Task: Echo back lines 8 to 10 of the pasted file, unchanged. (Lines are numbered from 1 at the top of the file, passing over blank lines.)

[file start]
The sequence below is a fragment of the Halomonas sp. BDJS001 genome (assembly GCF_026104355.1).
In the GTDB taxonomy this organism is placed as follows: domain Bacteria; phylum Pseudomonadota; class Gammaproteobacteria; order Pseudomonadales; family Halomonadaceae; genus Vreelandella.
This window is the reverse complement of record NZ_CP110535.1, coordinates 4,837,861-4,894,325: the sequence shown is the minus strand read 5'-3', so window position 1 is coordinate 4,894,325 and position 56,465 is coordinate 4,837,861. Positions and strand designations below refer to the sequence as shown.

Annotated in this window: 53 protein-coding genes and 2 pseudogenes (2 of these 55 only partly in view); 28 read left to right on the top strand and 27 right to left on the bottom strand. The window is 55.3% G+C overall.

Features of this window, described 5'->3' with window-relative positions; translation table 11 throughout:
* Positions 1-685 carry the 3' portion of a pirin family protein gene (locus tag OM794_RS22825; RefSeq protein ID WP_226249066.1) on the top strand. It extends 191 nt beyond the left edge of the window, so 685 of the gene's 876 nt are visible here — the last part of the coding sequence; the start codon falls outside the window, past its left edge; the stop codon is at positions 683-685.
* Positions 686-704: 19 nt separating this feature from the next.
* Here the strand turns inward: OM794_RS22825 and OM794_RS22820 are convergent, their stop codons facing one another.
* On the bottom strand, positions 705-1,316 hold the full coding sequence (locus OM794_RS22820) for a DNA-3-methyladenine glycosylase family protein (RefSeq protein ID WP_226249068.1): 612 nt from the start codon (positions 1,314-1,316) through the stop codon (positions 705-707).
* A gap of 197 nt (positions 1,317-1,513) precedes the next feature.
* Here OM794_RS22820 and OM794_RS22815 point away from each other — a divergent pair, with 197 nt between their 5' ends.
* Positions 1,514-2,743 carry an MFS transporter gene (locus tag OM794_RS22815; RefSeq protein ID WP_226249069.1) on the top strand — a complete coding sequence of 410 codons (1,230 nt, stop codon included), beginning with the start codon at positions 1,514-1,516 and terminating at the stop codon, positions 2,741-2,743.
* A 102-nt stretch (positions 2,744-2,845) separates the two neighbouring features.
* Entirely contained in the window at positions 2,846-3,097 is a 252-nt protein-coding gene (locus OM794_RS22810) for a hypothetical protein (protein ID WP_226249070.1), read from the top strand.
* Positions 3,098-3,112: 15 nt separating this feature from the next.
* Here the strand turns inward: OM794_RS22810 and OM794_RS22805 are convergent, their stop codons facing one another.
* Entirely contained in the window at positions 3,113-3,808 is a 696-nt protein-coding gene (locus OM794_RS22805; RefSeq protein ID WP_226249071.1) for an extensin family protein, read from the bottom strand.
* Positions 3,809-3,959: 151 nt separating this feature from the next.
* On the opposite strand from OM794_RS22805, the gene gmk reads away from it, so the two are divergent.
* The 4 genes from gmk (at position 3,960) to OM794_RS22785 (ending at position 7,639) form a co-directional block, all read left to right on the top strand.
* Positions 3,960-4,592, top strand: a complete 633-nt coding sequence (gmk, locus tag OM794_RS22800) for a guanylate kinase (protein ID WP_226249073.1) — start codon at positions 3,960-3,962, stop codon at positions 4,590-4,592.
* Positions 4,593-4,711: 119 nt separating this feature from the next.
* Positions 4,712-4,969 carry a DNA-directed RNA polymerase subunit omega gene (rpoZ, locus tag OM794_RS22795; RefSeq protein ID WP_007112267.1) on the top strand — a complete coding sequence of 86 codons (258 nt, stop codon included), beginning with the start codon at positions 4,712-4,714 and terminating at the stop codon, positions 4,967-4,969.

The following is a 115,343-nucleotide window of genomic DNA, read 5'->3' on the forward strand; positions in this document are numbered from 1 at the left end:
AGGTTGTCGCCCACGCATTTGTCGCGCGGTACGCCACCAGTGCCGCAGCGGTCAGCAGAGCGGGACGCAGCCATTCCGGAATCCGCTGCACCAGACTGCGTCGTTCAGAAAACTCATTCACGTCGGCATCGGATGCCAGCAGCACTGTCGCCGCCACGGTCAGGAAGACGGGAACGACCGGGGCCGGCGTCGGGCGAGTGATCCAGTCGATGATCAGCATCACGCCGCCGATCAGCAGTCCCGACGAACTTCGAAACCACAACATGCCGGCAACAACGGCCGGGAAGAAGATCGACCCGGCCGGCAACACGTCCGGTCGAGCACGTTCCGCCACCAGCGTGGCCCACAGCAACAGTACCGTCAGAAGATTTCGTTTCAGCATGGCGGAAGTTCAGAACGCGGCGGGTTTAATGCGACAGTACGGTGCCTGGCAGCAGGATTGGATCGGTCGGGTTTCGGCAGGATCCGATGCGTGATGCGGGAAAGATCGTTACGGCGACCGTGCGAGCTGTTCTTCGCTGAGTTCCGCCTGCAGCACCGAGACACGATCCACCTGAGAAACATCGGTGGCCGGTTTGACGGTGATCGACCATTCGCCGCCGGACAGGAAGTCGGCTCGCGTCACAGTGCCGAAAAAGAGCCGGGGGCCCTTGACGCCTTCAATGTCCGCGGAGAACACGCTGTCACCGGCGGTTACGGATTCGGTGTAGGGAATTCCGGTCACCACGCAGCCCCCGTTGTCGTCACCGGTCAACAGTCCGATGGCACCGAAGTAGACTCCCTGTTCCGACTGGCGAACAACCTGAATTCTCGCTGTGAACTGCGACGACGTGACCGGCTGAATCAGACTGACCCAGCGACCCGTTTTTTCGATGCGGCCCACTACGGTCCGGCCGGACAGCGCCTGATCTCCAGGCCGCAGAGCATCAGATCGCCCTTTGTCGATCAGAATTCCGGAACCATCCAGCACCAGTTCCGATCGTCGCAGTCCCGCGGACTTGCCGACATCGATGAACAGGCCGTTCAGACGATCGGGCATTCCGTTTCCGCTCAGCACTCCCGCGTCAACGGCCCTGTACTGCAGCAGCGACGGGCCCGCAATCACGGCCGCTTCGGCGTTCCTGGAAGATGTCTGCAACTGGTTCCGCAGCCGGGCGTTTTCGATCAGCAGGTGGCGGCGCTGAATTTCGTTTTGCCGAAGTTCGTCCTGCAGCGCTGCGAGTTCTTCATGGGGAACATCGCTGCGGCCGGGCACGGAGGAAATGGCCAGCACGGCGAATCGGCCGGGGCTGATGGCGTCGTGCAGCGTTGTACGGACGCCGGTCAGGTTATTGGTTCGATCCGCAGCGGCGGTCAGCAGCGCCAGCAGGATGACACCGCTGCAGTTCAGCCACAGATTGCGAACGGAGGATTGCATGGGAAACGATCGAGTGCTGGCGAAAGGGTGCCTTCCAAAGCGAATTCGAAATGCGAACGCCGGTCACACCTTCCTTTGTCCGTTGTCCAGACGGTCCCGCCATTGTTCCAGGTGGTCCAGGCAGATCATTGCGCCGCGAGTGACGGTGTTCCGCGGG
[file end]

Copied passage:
* Here the strand turns inward: OM794_RS22825 and OM794_RS22820 are convergent, their stop codons facing one another.
* On the bottom strand, positions 705-1,316 hold the full coding sequence (locus OM794_RS22820) for a DNA-3-methyladenine glycosylase family protein (RefSeq protein ID WP_226249068.1): 612 nt from the start codon (positions 1,314-1,316) through the stop codon (positions 705-707).
* A gap of 197 nt (positions 1,317-1,513) precedes the next feature.